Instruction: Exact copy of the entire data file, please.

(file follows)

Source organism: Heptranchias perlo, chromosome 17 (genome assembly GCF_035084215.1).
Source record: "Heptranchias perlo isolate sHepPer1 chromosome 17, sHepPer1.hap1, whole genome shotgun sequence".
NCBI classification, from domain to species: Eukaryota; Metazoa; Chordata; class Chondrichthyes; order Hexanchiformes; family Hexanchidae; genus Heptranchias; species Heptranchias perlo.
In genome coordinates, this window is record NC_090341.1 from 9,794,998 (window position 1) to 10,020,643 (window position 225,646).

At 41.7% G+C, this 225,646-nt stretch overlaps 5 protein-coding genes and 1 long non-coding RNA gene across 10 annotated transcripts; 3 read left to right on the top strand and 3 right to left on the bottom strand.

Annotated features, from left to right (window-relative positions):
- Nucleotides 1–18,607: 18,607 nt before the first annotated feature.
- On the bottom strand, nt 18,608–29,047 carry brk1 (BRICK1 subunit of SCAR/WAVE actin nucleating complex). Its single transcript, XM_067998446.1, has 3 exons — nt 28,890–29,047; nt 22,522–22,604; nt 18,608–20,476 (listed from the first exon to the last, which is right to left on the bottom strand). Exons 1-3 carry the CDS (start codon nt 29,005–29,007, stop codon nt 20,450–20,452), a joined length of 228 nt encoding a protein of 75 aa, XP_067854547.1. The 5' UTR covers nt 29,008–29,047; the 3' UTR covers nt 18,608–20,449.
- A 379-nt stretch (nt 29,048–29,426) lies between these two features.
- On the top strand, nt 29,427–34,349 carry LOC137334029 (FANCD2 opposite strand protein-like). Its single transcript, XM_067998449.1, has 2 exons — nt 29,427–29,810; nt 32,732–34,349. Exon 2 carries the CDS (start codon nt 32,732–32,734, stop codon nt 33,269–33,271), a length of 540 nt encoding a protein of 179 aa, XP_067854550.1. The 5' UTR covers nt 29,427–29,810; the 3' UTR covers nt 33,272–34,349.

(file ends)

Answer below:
Source organism: Heptranchias perlo, chromosome 17 (genome assembly GCF_035084215.1).
Source record: "Heptranchias perlo isolate sHepPer1 chromosome 17, sHepPer1.hap1, whole genome shotgun sequence".
NCBI classification, from domain to species: Eukaryota; Metazoa; Chordata; class Chondrichthyes; order Hexanchiformes; family Hexanchidae; genus Heptranchias; species Heptranchias perlo.
In genome coordinates, this window is record NC_090341.1 from 9,794,998 (window position 1) to 10,020,643 (window position 225,646).

At 41.7% G+C, this 225,646-nt stretch overlaps 5 protein-coding genes and 1 long non-coding RNA gene across 10 annotated transcripts; 3 read left to right on the top strand and 3 right to left on the bottom strand.

Annotated features, from left to right (window-relative positions):
- Nucleotides 1–18,607: 18,607 nt before the first annotated feature.
- On the bottom strand, nt 18,608–29,047 carry brk1 (BRICK1 subunit of SCAR/WAVE actin nucleating complex). Its single transcript, XM_067998446.1, has 3 exons — nt 28,890–29,047; nt 22,522–22,604; nt 18,608–20,476 (listed from the first exon to the last, which is right to left on the bottom strand). Exons 1-3 carry the CDS (start codon nt 29,005–29,007, stop codon nt 20,450–20,452), a joined length of 228 nt encoding a protein of 75 aa, XP_067854547.1. The 5' UTR covers nt 29,008–29,047; the 3' UTR covers nt 18,608–20,449.
- A 379-nt stretch (nt 29,048–29,426) lies between these two features.
- On the top strand, nt 29,427–34,349 carry LOC137334029 (FANCD2 opposite strand protein-like). Its single transcript, XM_067998449.1, has 2 exons — nt 29,427–29,810; nt 32,732–34,349. Exon 2 carries the CDS (start codon nt 32,732–32,734, stop codon nt 33,269–33,271), a length of 540 nt encoding a protein of 179 aa, XP_067854550.1. The 5' UTR covers nt 29,427–29,810; the 3' UTR covers nt 33,272–34,349.